Quote
"The pill is the quintessential icon of Western Civilization. One small tablet embodies our history, our world view, our vision of the future. It is the perfect, symbolic encapsulation of man's progress--from the ancient Phoenicians to the internet."
-- Jim Hogshire, Pills-a-Go-Go: A Fiendish Investigation into Pill Marketing, Art, History & Consumption, 1999

Author of (Books)
  • Opium for the Masses: Harvesting Nature's Best Pain Medication [expanded new edition of 1994 book] (2009)
  • Pills-a-go-go: A Fiendish Investigation into Pill Marketing, Art, History & Consumption (1999)
  • Grossed-Out Surgeon Vomits Inside Patient!: An Insider's Look at the Supermarket Tabloids (1997)
  • Opium for the Masses: A Practical Guide to Growing Poppies and Making Opium (1994)
  • You Are Going To Prison (1994)
  • Sell Yourself to Science: The Complete Guide to Selling Your Organs, Body Fluids, Bodily Functions and Being a Human Guinea Pig (1992)
  • Author of (Book Chapters)
  • "How the DEA Scrubbed Thomas Jefferson's Monticello Poppy Garden from Public Memory", excerpt from Opium for the Masses: Harvesting Nature's Best Pain Medication published on AlterNet (Mar 2010)
  • "Prison Wine", short excerpt from You Are Going To Prison posted on zine/blog The Sneeze (Jun 2005)
  • "Poppy Cock: Truth and Lies about Poppies, Opium, and Painkilling Drugs" in You Are Being Lied To: The Disinformation Guide to Media Distortion, Historical Whitewashes and Cultural Myths edited by Russ Kick (2001)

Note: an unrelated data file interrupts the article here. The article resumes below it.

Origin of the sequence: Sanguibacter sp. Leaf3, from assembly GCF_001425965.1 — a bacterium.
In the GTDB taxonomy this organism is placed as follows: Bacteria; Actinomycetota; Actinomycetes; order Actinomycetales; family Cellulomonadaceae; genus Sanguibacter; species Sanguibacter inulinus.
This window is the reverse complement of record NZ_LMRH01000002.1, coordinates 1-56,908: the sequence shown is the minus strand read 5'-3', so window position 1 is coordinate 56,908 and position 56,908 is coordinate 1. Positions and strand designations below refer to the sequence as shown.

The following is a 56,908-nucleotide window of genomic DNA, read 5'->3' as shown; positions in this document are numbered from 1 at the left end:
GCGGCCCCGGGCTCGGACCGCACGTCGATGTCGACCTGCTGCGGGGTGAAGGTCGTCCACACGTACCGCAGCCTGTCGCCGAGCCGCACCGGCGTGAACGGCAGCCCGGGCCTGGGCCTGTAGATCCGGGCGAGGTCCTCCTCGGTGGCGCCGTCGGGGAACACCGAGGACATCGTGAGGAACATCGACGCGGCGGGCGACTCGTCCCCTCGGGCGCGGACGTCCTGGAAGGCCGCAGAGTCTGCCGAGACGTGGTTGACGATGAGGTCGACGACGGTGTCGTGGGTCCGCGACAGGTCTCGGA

• "The Electric Cough Syrup Acid Test" in White Rabbit: A Psychedelic Reader edited by John Miller and Randall Koral (1995)
  • Author of (Articles)
  • "US GE: The Drug War's Fungal Solution?", Covert Action Quarterly (Spring 1998)
  • "The Electric Cough-Syrup Acid Test" in Harper's Magazine (Jun 1993)
  • "Dying, in Part(s), for Dollars" in Harper's Magazine (Aug 1992)
  • "Animals and Islam", The Animals Agenda (Oct 1991)
  • Articles (About)
  • "Jim Hogshire and the SPD Epiphany" by Matt Crowley (Dec 2009)
  • "Jim Hogshire: Writer, Scholar, and Champion of the Free Press" by Alison Wyner and Jenny Eudy, Letter of the Law (Feb 1999)
  • "Opium Made Easy: One Gardener's Encounter with the War on Drugs" by Michael Pollan, Harper's Magazine (Apr 1997)
  • "Slap Shots: Trouble in the Underground" By Jack Boulware, SF Weekly (Jun 5, 1996)
  • "SWAT Team Busts Writer for his Books" by Adam Parfrey of Feral House (May 1996)
  • "Author of Opium for the Masses Arrested for Possessing Poppies" by Richard Glen Boire, The Entheogen Law Reporter 11 (Summer 1996)
  • "My Date with Jim Hogshire (Version 2.1)" by Bob Black
  • Bob Black's Letter to Seattle Police (Feb 21, 1996)
  • Hogshire on Black
  • Interviews
  • "Reptilian Thoughts", interviewed by Chip Rowe, Chip's Closet Cleaner